Convictions vital to Anti-Money Laundering push
─ AG Williams tells Linden bankers
─ Lindeners assured witness protection will be given
DPI, Guyana, Wednesday, August 15, 2018
“One of the things we have to do to be successful is to get convictions to be effective,” Attorney General and Minister of Legal Affairs Basil Williams SC., told Linden bankers and other officials at an outreach today.
The Anti-Money Laundering and Combating the Financing of Terrorism (AML/CFT) sensitisation outreach informed participants on the role they play in reporting any form of suspicious financial transactions by clients or business partners. It comes at a time when Guyana prepares for the 2021 fourth round of mutual evaluation to become compliant with the international Financial Action Task Force (FATF) regulations.
“If we don’t get convictions, we would have to swim in the hole they have in the fourth round; getting convictions lies on all of you here in this room because you have to give information of suspicious transactions,” AG Williams cautioned,
In his opening remarks, AG Williams, who is also the chairman of the Caribbean Financial Action Task Force (CFTAF), recalled Guyana’s progress in combatting an economy stifled with illegal and dirty money. The country, he said, has moved from being blacklisted to being evaluated in the fourth round. To ensure no regression is made, serious preparatory works are being done which include ongoing regional outreaches, since everyone is involved in the process of AML/CFT.
“In this fourth round, we have to deal with not only recommendations but immediate outcomes, and we also have to show the effectiveness and technical compliance. If we fail to do that, we will be back to being blacklisted and that would really have a debilitating effect on our economy.”
In his brief remarks, Director of the Financial Intelligence Unit (FIU), Matthew Langevine explained the role of the FIU in investigating suspicious transactions and he urged all representatives of reporting agencies to get involved.
“You as representing reporting entities, have a very important role to play in this process because it starts with you. You are what we call the gatekeepers because you will see the irregularities first and so it is important that you be trained and be aware of what is usual and what is abnormal.” All banks, cambios, cooperative societies, insurance businesses, betting shops, lotteries, pawn brokers and auto dealers should all be registered with the FIU since sanctions may follow. Registration forms were made available at the seminar.
Ramnarine Lal, Director of Bank Supervision Department of the Bank of Guyana also urged the representatives to know their customers and keep time records. “You must have adequate records of your customer, these must be updated periodically and must be kept for seven years.” Suspicious transactions normally come after transactions of large and unusual sums of cash that are not consistent with the customer’s profile. He urged reporting agencies, especially commercial banks to have systems in place to identify launderers easily and to continually train staff in this regard.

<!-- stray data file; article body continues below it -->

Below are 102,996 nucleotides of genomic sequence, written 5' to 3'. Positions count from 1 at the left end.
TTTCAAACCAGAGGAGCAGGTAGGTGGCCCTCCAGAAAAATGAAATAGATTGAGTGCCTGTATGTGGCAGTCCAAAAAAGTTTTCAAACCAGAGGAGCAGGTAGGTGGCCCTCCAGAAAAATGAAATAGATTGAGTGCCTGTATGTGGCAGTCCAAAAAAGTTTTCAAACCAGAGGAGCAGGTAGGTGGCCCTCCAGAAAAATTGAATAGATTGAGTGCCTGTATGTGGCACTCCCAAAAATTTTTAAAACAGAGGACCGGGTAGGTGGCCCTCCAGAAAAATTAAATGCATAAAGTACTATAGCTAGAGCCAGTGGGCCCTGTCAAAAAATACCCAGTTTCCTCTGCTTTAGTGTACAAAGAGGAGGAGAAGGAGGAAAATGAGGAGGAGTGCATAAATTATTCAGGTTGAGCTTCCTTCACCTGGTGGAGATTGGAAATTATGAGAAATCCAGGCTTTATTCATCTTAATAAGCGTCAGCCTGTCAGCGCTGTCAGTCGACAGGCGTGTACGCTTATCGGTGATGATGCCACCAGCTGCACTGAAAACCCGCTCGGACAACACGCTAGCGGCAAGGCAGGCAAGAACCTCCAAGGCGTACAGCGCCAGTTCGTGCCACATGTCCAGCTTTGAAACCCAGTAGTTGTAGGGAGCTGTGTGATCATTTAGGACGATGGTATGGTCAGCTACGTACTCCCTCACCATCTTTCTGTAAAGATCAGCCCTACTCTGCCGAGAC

Head of the Special Organised Crime Unit (SOCU), Sydney James related that currently 350 investigations are being conducted and SOCU has a pivotal role in this regard. Convictions, he said, are important to SOCU since it is the primary policing unit responsible for investigating money laundering and terrorist financing and could only be done through reporting.
Natasha Backer from the Department of Public Prosecutions (DPP) noted in her presentation that the DPP’s role comes to the end of the reporting trail with advising charges after SOCU would have initiated crime files. Persons should not only be willing to report, she said, but to also give additional information and give evidence in court.
Witness protection will be given
Lindeners expressed their willingness to report suspicious financial activities but were concerned about being protected from the perpetrators when they do blow the whistle. AG Williams reminded Lindeners of the Witness Protection Act which guarantees witness protection when needed. This can go as far as changing one’s identity or migrating to another country. Handling the witness protection is an anonymous body which also trains reporting agencies on how this is being done and what is the best approach to take. While Lindeners expressed their lack of confidence in the police, Williams reminded them that it is a totally independent system and so no one should have fear of reporting since he or she would be safe and protected.
Participating were representatives from Linden’s commercial banks, Cooperative Societies, Linden Chamber of Commerce, Insurance companies, regional officials and credit unions. A multi stake holder team of supervisory agencies that presented were, the Financial Intelligence Unit (FIU), Special Organised Crime Unit (SOCU), Director of Public Prosecutions (DPP), Bank of Guyana (BoG) and Guyana Gold Board.
By: Vanessa Braithwaite
Images: Department of Public Information